Posted by Themistokles on February 10, 2001 at 18:39:55:
In Reply to: Re: Greece vs Ellada posted by Petro on February 05, 2001 at 14:18:14:
Dear friends. Please read the entire text of my response:
The term "Graeci" first appeared in the area of Northern Italy, describing one of the Hellenic groups that they encountered (who had settled in Italy, primarily from the island of Euboia and Peloponnesos). The Etruscans used this term in an endearing manner, having come across a neighbouring group which had a written spoken language (the Etruscans have not left any written works behind, in spite of their magnificent command of artistic pursuits). This term, "Graeci" was used to describe someone who was educated and literate. This was around the time of 500-600 B.C. Remember, also, that a large majority of the bottom Italian peninsula (the boot and the heel) as well as Sicily was Hellenic in population and culture.
Jump forward to the era of the 500 A.D. conflicts of the Western Roman part of the Byzantine empire (as for the word "Byantine" I'll write another day; this term was also conceived by the west as an insult as well). Emperor Justinian (of New Rome: Constaninople) had reconquered the Italian Peninsula from the barbarian western tribes (Vandals, Goths etc.). During this period, a massive pandemic killed untold millions of Eastern Mediterranean Christians, including Greeks, Egyptians, Jews, Syrians etc.). This weakened the grip of Constaninople on its western portion of its empire.
During the next two hundred years, the germanic enemies of the east, led by the Frankish kings (Charles Martel and his son, Charlamagne) effectively removed any eastern influence on Italy. The western church effectively ceased to by Roman (Catholic). Through assasination of nearly all Italian bishops and the replacement with pro-Frankish appointees, the western church essentially became a Frankish-dominated entity (in turn, the Franks (led by William the Conqueror) went to rule Britain for a few centuries as well, replacing English with French in the English court).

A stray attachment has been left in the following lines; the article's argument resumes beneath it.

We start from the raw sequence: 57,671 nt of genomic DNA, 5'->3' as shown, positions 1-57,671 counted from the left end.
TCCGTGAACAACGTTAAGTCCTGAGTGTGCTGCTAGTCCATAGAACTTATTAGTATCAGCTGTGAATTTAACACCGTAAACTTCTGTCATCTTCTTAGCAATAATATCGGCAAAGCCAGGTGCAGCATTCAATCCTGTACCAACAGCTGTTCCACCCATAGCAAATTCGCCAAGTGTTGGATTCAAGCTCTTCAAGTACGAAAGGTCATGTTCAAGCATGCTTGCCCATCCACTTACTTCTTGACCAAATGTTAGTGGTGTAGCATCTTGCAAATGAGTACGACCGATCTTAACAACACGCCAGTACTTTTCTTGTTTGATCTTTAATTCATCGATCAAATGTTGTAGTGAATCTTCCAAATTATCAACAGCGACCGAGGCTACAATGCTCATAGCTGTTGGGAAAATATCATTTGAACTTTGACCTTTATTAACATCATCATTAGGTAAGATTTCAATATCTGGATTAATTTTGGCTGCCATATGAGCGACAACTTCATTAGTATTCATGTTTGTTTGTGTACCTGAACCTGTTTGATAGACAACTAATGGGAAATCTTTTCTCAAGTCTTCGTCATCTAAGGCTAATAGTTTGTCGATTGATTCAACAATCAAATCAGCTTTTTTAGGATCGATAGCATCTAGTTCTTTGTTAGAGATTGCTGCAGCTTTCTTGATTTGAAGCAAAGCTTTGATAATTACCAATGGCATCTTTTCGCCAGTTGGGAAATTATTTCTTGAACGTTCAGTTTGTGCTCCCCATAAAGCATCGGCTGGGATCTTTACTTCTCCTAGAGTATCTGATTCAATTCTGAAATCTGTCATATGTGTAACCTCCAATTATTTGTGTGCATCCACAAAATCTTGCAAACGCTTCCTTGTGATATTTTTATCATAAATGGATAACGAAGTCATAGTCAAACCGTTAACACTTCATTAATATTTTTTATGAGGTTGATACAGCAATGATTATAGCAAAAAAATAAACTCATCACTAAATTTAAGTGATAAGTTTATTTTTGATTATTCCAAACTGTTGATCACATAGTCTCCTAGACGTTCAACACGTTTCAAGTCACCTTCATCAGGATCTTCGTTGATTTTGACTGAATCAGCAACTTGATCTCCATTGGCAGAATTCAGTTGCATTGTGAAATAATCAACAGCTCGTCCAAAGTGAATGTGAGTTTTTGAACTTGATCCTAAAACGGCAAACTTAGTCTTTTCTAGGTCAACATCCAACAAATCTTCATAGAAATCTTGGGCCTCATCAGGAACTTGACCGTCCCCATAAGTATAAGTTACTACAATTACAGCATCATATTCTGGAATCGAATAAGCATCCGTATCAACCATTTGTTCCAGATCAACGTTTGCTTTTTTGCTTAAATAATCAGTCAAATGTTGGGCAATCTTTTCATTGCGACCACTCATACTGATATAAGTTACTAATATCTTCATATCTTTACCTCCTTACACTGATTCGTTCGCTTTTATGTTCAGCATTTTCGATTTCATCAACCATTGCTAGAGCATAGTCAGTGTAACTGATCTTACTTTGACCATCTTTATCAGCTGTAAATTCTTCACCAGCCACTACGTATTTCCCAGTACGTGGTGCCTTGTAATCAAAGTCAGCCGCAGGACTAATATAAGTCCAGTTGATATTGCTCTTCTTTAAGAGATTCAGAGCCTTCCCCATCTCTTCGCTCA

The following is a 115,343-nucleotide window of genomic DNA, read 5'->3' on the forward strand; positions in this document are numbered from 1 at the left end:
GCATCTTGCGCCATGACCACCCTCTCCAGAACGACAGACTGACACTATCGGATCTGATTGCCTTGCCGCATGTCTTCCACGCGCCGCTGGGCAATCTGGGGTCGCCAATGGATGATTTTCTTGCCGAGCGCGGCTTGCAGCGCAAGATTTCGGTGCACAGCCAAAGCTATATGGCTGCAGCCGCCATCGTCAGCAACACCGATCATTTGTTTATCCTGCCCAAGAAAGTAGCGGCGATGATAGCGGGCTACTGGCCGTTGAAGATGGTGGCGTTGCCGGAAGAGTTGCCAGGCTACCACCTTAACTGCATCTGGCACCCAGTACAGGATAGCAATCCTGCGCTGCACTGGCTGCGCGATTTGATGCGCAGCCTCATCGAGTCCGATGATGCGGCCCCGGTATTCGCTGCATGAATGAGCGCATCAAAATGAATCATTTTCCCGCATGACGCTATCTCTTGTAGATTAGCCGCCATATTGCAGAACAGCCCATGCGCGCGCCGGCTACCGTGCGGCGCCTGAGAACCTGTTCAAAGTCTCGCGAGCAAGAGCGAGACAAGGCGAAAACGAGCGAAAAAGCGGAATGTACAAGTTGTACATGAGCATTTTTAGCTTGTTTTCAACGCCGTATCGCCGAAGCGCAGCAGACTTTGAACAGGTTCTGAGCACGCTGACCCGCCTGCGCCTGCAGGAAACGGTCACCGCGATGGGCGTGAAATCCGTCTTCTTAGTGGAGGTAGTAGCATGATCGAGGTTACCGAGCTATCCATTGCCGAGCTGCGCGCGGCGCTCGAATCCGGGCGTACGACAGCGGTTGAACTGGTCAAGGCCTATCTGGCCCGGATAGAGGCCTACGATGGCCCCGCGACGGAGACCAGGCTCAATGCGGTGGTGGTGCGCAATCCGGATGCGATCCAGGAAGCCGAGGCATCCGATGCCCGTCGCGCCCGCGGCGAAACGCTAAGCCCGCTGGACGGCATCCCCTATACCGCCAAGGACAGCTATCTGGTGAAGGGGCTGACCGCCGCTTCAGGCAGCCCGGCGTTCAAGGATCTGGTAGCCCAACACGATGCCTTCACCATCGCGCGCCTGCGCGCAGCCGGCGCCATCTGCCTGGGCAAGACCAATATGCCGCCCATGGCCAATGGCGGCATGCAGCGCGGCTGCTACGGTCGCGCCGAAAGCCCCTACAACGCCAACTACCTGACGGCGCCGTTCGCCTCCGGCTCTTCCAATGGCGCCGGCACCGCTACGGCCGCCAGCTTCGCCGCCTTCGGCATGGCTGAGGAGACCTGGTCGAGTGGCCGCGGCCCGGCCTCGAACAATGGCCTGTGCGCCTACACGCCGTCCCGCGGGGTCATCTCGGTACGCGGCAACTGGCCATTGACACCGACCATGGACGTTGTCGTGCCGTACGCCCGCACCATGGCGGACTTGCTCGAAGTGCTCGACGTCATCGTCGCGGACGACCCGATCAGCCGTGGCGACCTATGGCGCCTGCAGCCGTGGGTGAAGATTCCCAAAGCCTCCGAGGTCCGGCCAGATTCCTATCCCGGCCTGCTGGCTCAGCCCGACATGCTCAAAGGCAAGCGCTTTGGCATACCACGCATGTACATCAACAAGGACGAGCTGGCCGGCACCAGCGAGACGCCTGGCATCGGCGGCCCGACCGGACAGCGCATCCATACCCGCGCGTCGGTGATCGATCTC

The Franks, starting with Charlamagne (Charles the Great) who began the Holy Roman Empire (which lasted until the end of World War I - a period of 1100 years with the Hapsburg Dynasty's demise), began a systematic war against anything originating from Constaninople. In spite of the fact that nearly 90% of the entire planet's books were located in this one city, the Franks conducted a war of words in which anything Hellenic was denied respect. In fact, during the Fourth Crusade (in 1204 A.D.), led by the Frankish armies (and the Venetian capital), Constaninople-the world's richest and largest city-was sacked in a manner unparalleled in human history, before or since.
Many millions of books were stolen between 1204 and 1261 A.D. and brought to the west. These Hellenic books became the foundation of the new universities in Padua (Italy), Paris (France), Oxford (England) and many other European cities.
The use of the word "Greek" first appeared within this environment. The first French dictionaries in which the word "Greek" appeared, typically used this term to describe someone who was unscrupulous, dirty, slovenly etc.
If anyone wants more information on this subject, please let me know.
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